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Non-Toxic Alternatives to Household Cleaners

By Julia M. White

The world is full of hazardous substances that threaten the environment in general, and children in particular. Children’s immune systems aren’t equipped to break down toxins – whether encountered in lawn chemicals, pet’s flea powder or secondhand smoke.

Check out these “natural” alternatives to household chemicals:

• Air fresheners – House plants naturally detoxify the air and absorb odors.

• Carpet deodorizer – Sprinkle baking soda liberally on dry carpet, wait 15 minutes and then vacuum.

Copper/brass cleaner – Make a paste with lemon juice and baking soda, and apply it to metal with a damp sponge. Rinse and buff dry. Baking soda is gentle and will not scratch.

• Stain remover – Make a paste of baking soda and water, scrub on stain, rinse with water and repeat if needed.

• Moth deterrents – Use cedar balls or chips instead of moth balls (which are highly poisonous if ingested). Clean garments and linens before storing and air them in the sun to kill moth larvae.

• Odor eater – Put a handful of baking soda in garbage disposals and drains to deodorize them. Place an open box in the refrigerator and replace it every three months. To freshen plastic food containers, dissolve 1/4 cup of baking soda in one quart of warm water and soak the containers overnight.

• Oven cleaner – Sprinkle baking soda on spills while they are still warm, let it soften and then wipe off.

• Drain openers – To unclog drains, pour 1/2 cup each of white vinegar and baking soda down the drain. Wait several minutes and then pour a kettle of boiling water into the drain to flush. Keep drain clear by flushing weekly with boiling water.

• Furniture polish – Use vegetable-oil based polishes that do not contain petrochemicals. Make your own by combining two-parts olive oil to one-part lemon juice.

• Organic insect repellent – Use citronella candles and sprays.

• Insect killer for gardens – Buy ladybugs and praying mantises that eat bugs that destroy produce. They can be found in garden supply stores catalogs.

• Pesticides – Insecticidal soap and organic pest controls are safer than the chemical variety, which accumulate in the soil and eventually enter the food chain. Look for products with pyrethrins, plant-derived organics, listed on the label as an active ingredient. Sprinkle sulfur powder – or spray wettable sulfur powder – on lawns and gardens to kill harmful insects. Look for sulfur powder in garden stores.

• Paints – House paints should be water-based Latex when possible because these paints produce less harmful odors, are quick drying and make clean-up easy.

• Mouse traps – Traps are safer than poison; but don’t reuse them.

• Wood and wall cleaner – Use oil soap to clean floors, cabinets, woodwork, walls, etc.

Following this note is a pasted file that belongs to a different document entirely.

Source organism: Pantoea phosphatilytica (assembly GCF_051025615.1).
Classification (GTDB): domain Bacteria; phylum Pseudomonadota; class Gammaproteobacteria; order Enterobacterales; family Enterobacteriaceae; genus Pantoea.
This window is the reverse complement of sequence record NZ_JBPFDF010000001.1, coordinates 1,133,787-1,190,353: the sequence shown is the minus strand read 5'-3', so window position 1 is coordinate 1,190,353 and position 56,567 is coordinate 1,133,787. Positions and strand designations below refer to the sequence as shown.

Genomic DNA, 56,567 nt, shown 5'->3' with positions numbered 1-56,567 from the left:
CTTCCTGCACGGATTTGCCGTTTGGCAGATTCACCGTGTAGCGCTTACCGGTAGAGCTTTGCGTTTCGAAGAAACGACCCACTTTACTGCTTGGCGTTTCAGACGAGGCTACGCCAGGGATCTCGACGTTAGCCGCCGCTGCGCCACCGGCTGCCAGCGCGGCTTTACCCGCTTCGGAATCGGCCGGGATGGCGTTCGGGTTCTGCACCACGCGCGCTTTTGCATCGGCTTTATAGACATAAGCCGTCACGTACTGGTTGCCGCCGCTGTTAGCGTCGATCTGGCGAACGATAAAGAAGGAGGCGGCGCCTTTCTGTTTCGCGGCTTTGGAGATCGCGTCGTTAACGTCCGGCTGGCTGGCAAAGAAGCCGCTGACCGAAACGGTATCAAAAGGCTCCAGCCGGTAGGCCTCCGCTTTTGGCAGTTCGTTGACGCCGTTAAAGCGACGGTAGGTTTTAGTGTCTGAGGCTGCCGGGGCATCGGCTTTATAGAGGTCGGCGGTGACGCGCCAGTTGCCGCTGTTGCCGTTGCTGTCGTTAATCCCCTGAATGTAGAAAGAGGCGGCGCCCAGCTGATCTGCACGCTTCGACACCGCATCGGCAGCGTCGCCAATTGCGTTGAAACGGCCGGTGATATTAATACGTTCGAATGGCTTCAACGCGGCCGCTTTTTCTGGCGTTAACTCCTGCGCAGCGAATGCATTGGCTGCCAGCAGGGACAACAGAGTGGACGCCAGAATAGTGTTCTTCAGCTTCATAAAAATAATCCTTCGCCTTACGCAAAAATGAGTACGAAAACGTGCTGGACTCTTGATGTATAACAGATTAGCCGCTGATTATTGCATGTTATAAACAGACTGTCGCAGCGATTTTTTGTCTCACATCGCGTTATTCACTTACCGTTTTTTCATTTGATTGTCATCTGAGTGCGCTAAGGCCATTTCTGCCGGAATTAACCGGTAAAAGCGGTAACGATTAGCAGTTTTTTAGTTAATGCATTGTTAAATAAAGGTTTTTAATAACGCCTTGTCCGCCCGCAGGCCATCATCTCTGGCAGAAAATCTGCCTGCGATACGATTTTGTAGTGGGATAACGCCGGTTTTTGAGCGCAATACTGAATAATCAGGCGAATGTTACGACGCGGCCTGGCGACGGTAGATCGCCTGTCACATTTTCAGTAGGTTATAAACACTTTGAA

• Laundry detergent – Use phosphate-free products.

• Ant and roach killer – Use boric acid – sold in pharmacies, hardware and garden stores – as a highly effective and odorless solution for getting rid of ants and roaches.

• Tile cleaner – Use trisodium phosphate (TSP) for tough jobs – it can be found in hardware stores. Soften lime deposits around faucets by leaving vinegar-soaked rags on surfaces for one hour and then cleaning.

• Heavy-duty cleanser – TSP is a particularly strong cleanser for walls and other tough jobs. It’s sold in hardware stores.

• Floor cleaner – Add one-cup vinegar to two-gallons of hot water to wash floors.

• Window cleaner – Add one-tablespoon vinegar to one-quart water to clean windows.

• Flea repellent for pets – Add two-tablespoons brewer’s yeast (found in health-food stores) and one garlic clove daily to pet’s food. Yeast and garlic tablets are available in discount stores but are more expensive. Veterinarians and discount stores carry organic shampoos to kill fleas already on pets. Vacuum frequently if the pet is in the house. Discard pet bedding if flea infestation occurs.

RESOURCES

Healthy Homes in a Toxic World: Preventing, Identifying, and Eliminating Hidden Health Hazards in Your Home by Maury M. Breecher and Shirley Linde, John Wiley & Sons, 1992. A household reference and safety guide.

Mothers & Others for a Livable Planet Guide to Natural Baby Care: Nontoxic and Environmentally Friendly Ways to Take Care of Your New Child, by Mindy Pennybacker and Aisha Ikramuddin, Wiley, John & Sons, 1999. Provides a range of "green" choices to ensure a natural and healthy environment for their baby.

Rodale's Chemical-Free Yard & Garden: The Ultimate Authority on Successful Organic Gardeningby Fern Marshall Bradley, Rodale Press, 1995. In-depth information on safe organic gardening products and techniques.

Julia M. White is a free-lance writer and mother of three children.
 
From United Parenting Publications.

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